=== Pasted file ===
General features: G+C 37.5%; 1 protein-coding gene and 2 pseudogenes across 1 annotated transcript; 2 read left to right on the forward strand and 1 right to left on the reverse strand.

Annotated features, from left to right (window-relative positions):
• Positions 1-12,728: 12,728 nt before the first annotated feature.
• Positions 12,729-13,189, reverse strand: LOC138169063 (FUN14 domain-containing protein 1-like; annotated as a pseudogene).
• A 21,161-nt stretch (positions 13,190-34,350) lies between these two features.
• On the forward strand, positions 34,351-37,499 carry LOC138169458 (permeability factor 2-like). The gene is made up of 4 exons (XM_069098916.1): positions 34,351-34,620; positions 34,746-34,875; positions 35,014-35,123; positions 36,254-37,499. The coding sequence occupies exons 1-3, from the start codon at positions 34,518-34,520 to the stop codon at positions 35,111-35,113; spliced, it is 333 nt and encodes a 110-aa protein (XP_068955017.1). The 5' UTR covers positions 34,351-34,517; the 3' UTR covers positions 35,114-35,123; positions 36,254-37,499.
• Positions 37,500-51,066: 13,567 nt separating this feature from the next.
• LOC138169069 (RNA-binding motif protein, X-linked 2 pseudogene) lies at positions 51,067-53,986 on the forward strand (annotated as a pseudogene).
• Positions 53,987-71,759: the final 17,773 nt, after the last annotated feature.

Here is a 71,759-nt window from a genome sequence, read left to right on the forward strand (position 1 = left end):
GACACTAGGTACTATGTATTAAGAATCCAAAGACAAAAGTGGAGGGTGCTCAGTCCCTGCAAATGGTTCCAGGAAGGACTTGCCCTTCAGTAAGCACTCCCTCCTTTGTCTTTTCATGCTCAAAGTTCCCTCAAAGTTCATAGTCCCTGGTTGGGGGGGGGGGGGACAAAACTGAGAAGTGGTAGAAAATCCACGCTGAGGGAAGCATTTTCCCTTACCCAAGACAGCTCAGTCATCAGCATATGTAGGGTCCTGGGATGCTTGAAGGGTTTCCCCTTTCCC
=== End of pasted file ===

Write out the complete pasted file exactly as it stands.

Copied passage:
General features: G+C 37.5%; 1 protein-coding gene and 2 pseudogenes across 1 annotated transcript; 2 read left to right on the forward strand and 1 right to left on the reverse strand.

Annotated features, from left to right (window-relative positions):
• Positions 1-12,728: 12,728 nt before the first annotated feature.
• Positions 12,729-13,189, reverse strand: LOC138169063 (FUN14 domain-containing protein 1-like; annotated as a pseudogene).
• A 21,161-nt stretch (positions 13,190-34,350) lies between these two features.
• On the forward strand, positions 34,351-37,499 carry LOC138169458 (permeability factor 2-like). The gene is made up of 4 exons (XM_069098916.1): positions 34,351-34,620; positions 34,746-34,875; positions 35,014-35,123; positions 36,254-37,499. The coding sequence occupies exons 1-3, from the start codon at positions 34,518-34,520 to the stop codon at positions 35,111-35,113; spliced, it is 333 nt and encodes a 110-aa protein (XP_068955017.1). The 5' UTR covers positions 34,351-34,517; the 3' UTR covers positions 35,114-35,123; positions 36,254-37,499.
• Positions 37,500-51,066: 13,567 nt separating this feature from the next.
• LOC138169069 (RNA-binding motif protein, X-linked 2 pseudogene) lies at positions 51,067-53,986 on the forward strand (annotated as a pseudogene).
• Positions 53,987-71,759: the final 17,773 nt, after the last annotated feature.

Here is a 71,759-nt window from a genome sequence, read left to right on the forward strand (position 1 = left end):
GACACTAGGTACTATGTATTAAGAATCCAAAGACAAAAGTGGAGGGTGCTCAGTCCCTGCAAATGGTTCCAGGAAGGACTTGCCCTTCAGTAAGCACTCCCTCCTTTGTCTTTTCATGCTCAAAGTTCCCTCAAAGTTCATAGTCCCTGGTTGGGGGGGGGGGGGACAAAACTGAGAAGTGGTAGAAAATCCACGCTGAGGGAAGCATTTTCCCTTACCCAAGACAGCTCAGTCATCAGCATATGTAGGGTCCTGGGATGCTTGAAGGGTTTCCCCTTTCCC